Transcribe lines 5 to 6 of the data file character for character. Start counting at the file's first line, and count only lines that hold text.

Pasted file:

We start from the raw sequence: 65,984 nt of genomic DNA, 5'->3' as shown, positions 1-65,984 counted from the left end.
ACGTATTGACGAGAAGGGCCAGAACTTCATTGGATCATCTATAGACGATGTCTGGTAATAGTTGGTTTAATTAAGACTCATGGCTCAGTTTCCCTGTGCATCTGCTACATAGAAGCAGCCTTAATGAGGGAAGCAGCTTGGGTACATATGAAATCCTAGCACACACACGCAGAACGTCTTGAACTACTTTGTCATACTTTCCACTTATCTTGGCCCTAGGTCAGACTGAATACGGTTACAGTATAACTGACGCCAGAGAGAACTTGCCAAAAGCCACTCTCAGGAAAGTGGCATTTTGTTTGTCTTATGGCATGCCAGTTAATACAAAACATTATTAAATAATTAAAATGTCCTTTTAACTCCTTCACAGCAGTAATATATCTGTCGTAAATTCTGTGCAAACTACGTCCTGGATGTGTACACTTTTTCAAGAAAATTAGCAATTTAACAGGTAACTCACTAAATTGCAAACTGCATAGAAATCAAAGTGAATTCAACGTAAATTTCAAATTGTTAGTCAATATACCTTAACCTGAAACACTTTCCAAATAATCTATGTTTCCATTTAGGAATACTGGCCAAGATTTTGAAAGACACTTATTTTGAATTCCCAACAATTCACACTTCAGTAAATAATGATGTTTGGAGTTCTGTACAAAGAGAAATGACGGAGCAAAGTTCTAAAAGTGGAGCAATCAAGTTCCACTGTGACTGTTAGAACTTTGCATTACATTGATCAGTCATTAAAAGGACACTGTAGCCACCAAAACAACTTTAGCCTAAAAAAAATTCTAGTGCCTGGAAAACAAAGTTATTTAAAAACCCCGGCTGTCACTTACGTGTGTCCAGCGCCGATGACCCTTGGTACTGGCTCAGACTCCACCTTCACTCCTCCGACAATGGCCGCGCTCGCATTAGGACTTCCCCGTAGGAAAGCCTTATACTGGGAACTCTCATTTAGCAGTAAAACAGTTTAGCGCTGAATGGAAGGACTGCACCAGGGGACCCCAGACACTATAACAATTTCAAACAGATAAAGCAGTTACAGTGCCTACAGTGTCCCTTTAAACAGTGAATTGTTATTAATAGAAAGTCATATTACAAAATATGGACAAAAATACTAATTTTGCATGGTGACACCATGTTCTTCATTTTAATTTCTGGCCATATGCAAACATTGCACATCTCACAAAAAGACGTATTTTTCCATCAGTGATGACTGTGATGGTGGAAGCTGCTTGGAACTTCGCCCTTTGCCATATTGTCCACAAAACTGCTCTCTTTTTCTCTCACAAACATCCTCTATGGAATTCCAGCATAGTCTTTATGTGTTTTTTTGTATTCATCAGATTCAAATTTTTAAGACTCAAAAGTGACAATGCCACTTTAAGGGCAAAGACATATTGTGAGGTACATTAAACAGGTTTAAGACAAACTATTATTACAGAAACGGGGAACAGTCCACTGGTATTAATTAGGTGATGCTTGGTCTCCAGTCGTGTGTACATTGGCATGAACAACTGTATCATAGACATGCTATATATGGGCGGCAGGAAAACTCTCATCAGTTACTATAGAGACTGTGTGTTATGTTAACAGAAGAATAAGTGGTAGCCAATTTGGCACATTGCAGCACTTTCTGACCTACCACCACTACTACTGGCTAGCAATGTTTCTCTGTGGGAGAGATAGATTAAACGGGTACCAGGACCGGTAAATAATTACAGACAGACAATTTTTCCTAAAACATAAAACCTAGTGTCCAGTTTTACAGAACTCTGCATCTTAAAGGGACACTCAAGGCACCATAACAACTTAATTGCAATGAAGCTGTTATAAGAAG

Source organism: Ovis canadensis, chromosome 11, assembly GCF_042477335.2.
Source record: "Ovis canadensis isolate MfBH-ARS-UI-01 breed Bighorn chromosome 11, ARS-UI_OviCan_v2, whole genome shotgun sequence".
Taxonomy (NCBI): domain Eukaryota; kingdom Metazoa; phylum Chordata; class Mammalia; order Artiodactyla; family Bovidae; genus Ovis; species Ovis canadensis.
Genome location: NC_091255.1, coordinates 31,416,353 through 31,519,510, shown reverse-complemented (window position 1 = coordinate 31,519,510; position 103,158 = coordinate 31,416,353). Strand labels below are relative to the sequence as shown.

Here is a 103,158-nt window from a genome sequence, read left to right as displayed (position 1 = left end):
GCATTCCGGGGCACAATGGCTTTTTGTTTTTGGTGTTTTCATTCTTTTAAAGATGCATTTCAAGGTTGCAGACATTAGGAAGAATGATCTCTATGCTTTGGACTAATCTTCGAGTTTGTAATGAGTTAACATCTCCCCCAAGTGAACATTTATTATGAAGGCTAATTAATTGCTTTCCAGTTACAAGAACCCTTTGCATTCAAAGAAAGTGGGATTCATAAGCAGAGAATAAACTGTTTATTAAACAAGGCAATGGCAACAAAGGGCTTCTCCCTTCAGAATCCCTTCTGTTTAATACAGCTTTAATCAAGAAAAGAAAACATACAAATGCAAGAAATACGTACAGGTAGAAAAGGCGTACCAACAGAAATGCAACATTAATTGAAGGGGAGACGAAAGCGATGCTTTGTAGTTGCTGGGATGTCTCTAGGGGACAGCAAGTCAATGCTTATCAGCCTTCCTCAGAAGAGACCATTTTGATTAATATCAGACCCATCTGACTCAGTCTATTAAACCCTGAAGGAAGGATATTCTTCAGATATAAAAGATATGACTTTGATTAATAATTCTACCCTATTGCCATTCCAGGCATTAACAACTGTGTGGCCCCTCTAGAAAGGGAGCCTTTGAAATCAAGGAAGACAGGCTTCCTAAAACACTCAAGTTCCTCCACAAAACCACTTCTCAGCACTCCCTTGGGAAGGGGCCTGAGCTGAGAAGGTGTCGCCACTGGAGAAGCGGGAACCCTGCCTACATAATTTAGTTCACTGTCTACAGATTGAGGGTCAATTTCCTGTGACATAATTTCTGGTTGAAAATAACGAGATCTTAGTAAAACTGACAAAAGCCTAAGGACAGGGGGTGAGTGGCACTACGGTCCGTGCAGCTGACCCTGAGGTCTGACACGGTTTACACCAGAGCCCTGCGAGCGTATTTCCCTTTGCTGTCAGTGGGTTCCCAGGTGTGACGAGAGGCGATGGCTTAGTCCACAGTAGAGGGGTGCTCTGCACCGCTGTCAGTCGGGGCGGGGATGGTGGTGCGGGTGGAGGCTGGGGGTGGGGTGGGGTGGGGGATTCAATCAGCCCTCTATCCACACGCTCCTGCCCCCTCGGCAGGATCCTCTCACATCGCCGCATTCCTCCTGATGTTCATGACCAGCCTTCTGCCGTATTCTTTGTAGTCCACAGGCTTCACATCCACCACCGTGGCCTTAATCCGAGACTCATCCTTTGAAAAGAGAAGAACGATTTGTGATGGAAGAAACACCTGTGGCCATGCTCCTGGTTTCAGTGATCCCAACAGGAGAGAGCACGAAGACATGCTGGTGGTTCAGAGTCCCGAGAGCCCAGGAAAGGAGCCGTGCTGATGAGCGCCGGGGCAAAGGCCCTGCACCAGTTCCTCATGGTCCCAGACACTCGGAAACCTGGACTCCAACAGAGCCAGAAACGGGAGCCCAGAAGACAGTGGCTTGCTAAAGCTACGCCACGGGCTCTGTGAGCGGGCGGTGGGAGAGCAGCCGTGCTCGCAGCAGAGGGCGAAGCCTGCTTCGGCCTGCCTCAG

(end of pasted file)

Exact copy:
Taxonomy (NCBI): domain Eukaryota; kingdom Metazoa; phylum Chordata; class Mammalia; order Artiodactyla; family Bovidae; genus Ovis; species Ovis canadensis.
Genome location: NC_091255.1, coordinates 31,416,353 through 31,519,510, shown reverse-complemented (window position 1 = coordinate 31,519,510; position 103,158 = coordinate 31,416,353). Strand labels below are relative to the sequence as shown.